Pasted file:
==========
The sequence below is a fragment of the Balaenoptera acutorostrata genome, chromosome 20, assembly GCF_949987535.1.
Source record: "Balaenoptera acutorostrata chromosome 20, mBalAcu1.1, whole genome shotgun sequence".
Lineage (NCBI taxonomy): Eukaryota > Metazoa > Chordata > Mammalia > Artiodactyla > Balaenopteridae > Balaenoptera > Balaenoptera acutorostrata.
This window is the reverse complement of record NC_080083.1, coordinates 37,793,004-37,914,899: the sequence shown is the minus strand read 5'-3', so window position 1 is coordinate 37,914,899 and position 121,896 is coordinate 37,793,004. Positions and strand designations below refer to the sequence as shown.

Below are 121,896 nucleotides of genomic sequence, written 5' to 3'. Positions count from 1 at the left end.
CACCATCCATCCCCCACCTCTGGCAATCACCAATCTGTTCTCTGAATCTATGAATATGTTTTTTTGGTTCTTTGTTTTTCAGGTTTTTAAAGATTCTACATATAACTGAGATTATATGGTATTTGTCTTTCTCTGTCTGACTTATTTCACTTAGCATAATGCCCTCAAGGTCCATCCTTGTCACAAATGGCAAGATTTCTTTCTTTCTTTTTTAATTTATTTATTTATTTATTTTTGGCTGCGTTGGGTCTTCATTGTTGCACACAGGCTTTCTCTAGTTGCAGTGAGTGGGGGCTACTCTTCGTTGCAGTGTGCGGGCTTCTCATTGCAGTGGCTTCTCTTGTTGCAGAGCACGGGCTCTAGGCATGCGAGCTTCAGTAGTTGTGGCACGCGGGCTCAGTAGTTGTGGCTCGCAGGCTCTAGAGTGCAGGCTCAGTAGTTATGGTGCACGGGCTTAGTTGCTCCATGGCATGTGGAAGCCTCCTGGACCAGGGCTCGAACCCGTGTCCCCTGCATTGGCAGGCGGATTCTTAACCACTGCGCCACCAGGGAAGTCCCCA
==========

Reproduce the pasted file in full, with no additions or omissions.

The sequence below is a fragment of the Balaenoptera acutorostrata genome, chromosome 20, assembly GCF_949987535.1.
Source record: "Balaenoptera acutorostrata chromosome 20, mBalAcu1.1, whole genome shotgun sequence".
Lineage (NCBI taxonomy): Eukaryota > Metazoa > Chordata > Mammalia > Artiodactyla > Balaenopteridae > Balaenoptera > Balaenoptera acutorostrata.
This window is the reverse complement of record NC_080083.1, coordinates 37,793,004-37,914,899: the sequence shown is the minus strand read 5'-3', so window position 1 is coordinate 37,914,899 and position 121,896 is coordinate 37,793,004. Positions and strand designations below refer to the sequence as shown.

Below are 121,896 nucleotides of genomic sequence, written 5' to 3'. Positions count from 1 at the left end.
CACCATCCATCCCCCACCTCTGGCAATCACCAATCTGTTCTCTGAATCTATGAATATGTTTTTTTGGTTCTTTGTTTTTCAGGTTTTTAAAGATTCTACATATAACTGAGATTATATGGTATTTGTCTTTCTCTGTCTGACTTATTTCACTTAGCATAATGCCCTCAAGGTCCATCCTTGTCACAAATGGCAAGATTTCTTTCTTTCTTTTTTAATTTATTTATTTATTTATTTTTGGCTGCGTTGGGTCTTCATTGTTGCACACAGGCTTTCTCTAGTTGCAGTGAGTGGGGGCTACTCTTCGTTGCAGTGTGCGGGCTTCTCATTGCAGTGGCTTCTCTTGTTGCAGAGCACGGGCTCTAGGCATGCGAGCTTCAGTAGTTGTGGCACGCGGGCTCAGTAGTTGTGGCTCGCAGGCTCTAGAGTGCAGGCTCAGTAGTTATGGTGCACGGGCTTAGTTGCTCCATGGCATGTGGAAGCCTCCTGGACCAGGGCTCGAACCCGTGTCCCCTGCATTGGCAGGCGGATTCTTAACCACTGCGCCACCAGGGAAGTCCCCA